In South Dakota, and any place where the seasons are sharply delineated, there is a Growing Season, and a Fallow Season. Here in SoCal, where it's warm year-round, there is a 12 month growing season. Crops are planted, harvested, and replanted almost immediately, with nearby fields staggered for earlier or later harvesting times. It's an amazing concept for someone who has lived with a five month growing season for the last few decades.
Around my son's housing complex are many fields (they're 40 miles from LA, but as rural as you can get this close to the ocean). I have seen artichokes ready to pick, cabbages in all stages of growth, ditto strawberries, herbs (I think Cilantro, but I didn't get out of the car to check), tomatoes, peppers, sod (yes, grass), and groves and groves of lemon trees. Other berries, either raspberries or blackberries) are protected (from the sun, or the birds- I don't know) in temporary greenhouses made of tented plastic.
The strawberries are planted on long, flat plateaus with deep ridges in between the rows for watering. And everywhere, truckloads of workers are in the fields every day.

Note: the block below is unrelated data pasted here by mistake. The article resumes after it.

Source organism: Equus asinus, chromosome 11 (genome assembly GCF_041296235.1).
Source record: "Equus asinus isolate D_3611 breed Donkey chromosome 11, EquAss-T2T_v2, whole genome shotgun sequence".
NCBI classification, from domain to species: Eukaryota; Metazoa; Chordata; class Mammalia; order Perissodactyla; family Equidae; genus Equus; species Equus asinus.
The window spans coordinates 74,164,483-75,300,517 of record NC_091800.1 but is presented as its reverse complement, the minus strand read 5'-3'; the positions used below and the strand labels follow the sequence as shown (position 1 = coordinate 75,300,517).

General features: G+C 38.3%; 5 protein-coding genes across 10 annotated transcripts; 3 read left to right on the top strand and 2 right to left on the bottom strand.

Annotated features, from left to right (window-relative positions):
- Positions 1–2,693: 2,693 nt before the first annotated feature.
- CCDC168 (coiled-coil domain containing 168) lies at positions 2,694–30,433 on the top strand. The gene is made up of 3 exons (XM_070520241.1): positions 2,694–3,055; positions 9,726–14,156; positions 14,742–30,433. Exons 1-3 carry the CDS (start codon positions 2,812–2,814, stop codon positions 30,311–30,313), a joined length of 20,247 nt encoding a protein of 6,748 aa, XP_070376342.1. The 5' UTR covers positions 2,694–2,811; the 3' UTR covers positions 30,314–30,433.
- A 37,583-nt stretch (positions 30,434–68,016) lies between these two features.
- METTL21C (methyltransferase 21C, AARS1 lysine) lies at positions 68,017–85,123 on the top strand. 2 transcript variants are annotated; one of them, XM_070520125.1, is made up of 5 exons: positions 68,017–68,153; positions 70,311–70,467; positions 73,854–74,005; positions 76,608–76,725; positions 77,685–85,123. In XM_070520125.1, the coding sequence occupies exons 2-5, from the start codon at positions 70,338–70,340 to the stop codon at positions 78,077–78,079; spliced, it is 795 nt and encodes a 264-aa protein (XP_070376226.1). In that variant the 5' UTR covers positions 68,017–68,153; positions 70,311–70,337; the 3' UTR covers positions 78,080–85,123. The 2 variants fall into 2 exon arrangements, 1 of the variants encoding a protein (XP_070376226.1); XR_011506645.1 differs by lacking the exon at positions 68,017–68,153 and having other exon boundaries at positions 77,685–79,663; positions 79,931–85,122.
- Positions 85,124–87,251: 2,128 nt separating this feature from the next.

The Farmer's Market in Camarillo was small but amazing- locally grown beans, potatoes, kohlrabi, tomatoes, peppers, beets, squash, salad greens of all types, radishes, fruits (including the biggest, juciest Asian Pears I've ever eaten), and berries that you don't have to put sugar on (as opposed to any berries we can buy in SD). All fresh. In November.
Amazing, and beautiful.
We get one more candlelit supper (eating many fresh veggies) in the courtyard (we have not eaten one evening meal indoors this whole week), and then we head home tomorrow. We won't get in until very late and I will have to hit the ground running on the new book to make up for this missed week, but I'm coming back here as soon as I can.